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OC-024 Spinning through the small bowel: first report of the UK (multicentre) experience of spiral enteroscopy
  1. E J Despott1,
  2. S Hughes2,
  3. P Marden2,
  4. C Fraser1
  1. 1Wolfson Unit for Endoscopy, St Mark's Hospital and Academic Institute, Imperial College, London, UK
  2. 2Gastroenterology Department, North Bristol NHS Trust, London, UK.

Abstract

Introduction This decade has witnessed a revolution in small bowel (SB) endoscopy. Balloon assisted enteroscopy (double-balloon and later single-balloon) has dramatically expanded the capacity to endoscopically manage SB pathology. More recently, a novel device assisted enteroscopy named spiral enteroscopy (SE) is a promising alternative method of deep enteroscopy. SE uses a pliable plastic spiral threaded onto a flexible overtube (Spirus, Endoase Discovery SB, Spirus Medical, Massachusetts, USA). Rotational torque applied to the overtube allows the spiral thread to engage the SB. This advances the overtube and enteroscope deeper into the small bowel.

Methods We report an early multicentre experience of SE since its introduction to the UK in November 2008.

Results 23 procedures (12 male) were done at two tertiary referral centres. Mean age was 58 years (19–81 years). 11 procedures were done under conscious sedation while the remaining 12 were under general anaesthesia. 22 procedures were performed via the oral route; 1 procedure was done via the rectal route. Carbon dioxide was used as an insufflating gas in 13 procedures while air was used for rest. The most common indication for SE was mid-gut bleeding (n=17). Other indications included SB polyposis (n=5) and direct percutaneous endoscopic jejunostomy (DPEJ) feeding tube replacement (n=1). 22 procedures were continued to the maximal point of insertion until forward advancement of the enteroscope ceased. One oral procedure was aborted due to the presence of gastric contents despite a 14-hour fast. Mean duration of procedures was 42±12 min. In one patient, where the spiral engaged the SB throughout the procedure, pan-enteroscopy was achieved in 65 min. In the patient undergoing rectal SE, SB intubation distance was estimated to be 50 cm proximal to the ICV. Eight patients were treated with argon plasma coagulation for angioectasias and one patient had multiple polypectomies. In one patient, the overtube induced some minor submucosal bruising; the patient remained well after the procedure. No other complications ensued. The main limitation to SE was related to occasional inability of the spiral to engage the SB. In another two patients, the SE failed to reach the location of SB tattoos placed at previous DBEs. In another patient, SE failed to reach a proximal ileal polyp (subsequently reached by DBE in the same session).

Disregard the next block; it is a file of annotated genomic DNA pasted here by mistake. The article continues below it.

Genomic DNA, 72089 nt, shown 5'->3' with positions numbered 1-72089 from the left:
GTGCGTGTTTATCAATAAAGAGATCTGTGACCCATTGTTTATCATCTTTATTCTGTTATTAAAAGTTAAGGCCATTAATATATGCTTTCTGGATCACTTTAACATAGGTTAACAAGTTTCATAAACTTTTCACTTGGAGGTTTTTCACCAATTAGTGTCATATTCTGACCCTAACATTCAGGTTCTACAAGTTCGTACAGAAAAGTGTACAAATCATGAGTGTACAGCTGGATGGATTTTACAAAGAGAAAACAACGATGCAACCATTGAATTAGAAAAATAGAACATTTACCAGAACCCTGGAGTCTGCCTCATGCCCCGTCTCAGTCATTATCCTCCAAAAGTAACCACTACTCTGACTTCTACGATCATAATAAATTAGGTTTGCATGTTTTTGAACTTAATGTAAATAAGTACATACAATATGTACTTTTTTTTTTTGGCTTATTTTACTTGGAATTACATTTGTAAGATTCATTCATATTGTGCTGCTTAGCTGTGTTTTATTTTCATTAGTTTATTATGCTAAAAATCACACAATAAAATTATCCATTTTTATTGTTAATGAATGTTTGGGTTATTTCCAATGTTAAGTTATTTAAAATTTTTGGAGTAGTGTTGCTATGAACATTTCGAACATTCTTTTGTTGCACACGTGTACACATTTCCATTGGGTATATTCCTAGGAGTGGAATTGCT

Conclusion The initial UK experience with SE suggests that where SB engagement readily occurs, deep SB intubation can be achieved in a relatively short time. Anecdotally, the SE also appears to provide a stable platform for therapeutic interventions. Further comparative studies would be helpful.

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